Business focus
One of positive changes resulting from this PFI has been the relaxation away from prescribed MoD ways of working. Historically, planned maintenance has always been undertaken within the MOD estate to ‘Schedule C’, now seen as outdated, inefficient and not cost effective. Interserve has introduced Business Focused Maintenance (BFM) which maintains efficiency of fixed assets while reducing costs. It has brought planned maintenance back in house, resulting in an annual cost reduction from £370,000 to £168,000.

The 24-hour help desk and integrated management system provides real-time, webbased performance information on a dashboard showing both the Navy and Interserve teams the contract performance and progress of any job logged on the helpdesk at any one time.

Partnership
A strong working relationship is the cornerstone of the success of this partnership. It was this that particularly caught the attention of the PFM Awards judges. They said, “This was an outstanding example of partnership working that has delivered what the contract required and developed excellent working relationships between all parties at strategic, tactical and operational levels.”

From day one, work streams were established involving all parties, and these work streams are broadly aligned with the various aspects of operational service delivery, enabling everyone to become an integral part of the day to day fabric of the facility.

For a complex operation such as Armada to work effectively, communication has to work at various levels, this is achieved by daily liaison with the Navy representative for the individual work stream and the client.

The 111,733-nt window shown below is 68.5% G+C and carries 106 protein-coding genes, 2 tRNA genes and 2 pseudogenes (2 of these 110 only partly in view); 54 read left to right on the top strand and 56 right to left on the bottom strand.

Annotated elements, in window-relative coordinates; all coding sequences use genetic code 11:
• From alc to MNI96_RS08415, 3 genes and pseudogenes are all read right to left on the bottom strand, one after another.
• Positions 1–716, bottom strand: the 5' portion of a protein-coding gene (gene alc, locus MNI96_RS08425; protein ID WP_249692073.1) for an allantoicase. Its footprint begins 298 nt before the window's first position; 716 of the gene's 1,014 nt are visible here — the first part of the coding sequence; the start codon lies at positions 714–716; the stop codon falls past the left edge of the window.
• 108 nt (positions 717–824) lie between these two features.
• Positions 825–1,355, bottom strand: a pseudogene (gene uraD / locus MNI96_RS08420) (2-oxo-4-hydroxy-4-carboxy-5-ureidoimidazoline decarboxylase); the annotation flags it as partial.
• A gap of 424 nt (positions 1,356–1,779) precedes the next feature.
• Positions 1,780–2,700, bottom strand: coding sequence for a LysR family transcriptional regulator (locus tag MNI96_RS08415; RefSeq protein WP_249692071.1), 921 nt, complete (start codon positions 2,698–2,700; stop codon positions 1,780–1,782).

The objective of the project is always to improve living conditions and therefore morale of the servicemen and women of the Navy in their ‘home from home’ base. The judges said the “Existence of complete trust between the partners which was the foundation of excellent service delivery to the final customer, and the
proactive action by the service partner anticipated the needs of the client. This level of partnership understanding carried through the supply chain.” The Armada project’s operational delivery is held in high regard within the MOD and Navy, and is hailed as an example of a project that has worked exceedingly well. It is used as a ‘benchmark’ against other establishments, and an example of how the MOD and armed services are addressing long term outstanding accommodation issues.

The judges noted that there was “A change of culture in service delivery and a change of culture through good design including single rooms and attractive, modern leisure facilities.”

A flexible approach was adopted from the start with a ‘can do’ attitude and only limited, occasional references to respective contractual positions where absolutely necessary.

This flexibility and partnering approach runs throughout the supply chain, bringing benefit to the Navy in terms of additional services that are initially outside the scope of the contract, enabling a rapid response to the client’s needs.

The Navy’s needs are often far from ‘ordinary’, falling outside of the traditional FM offer and requiring extra attention to detail. This can range from an enhanced service at major events and Royal functions that require the base to be immaculate and well serviced, to maintaining ‘non war graves’ across the country and in Southern Ireland, and cleaning and maintaining valuable antique paintings and wine and port cellars.
Quarterly customer satisfaction surveys consistently report positive feedback and results on service levels. In April 2008, they reported 100 per cent satisfaction with the helpfulness of Interserve employees and 90 per cent satisfaction with workmanship.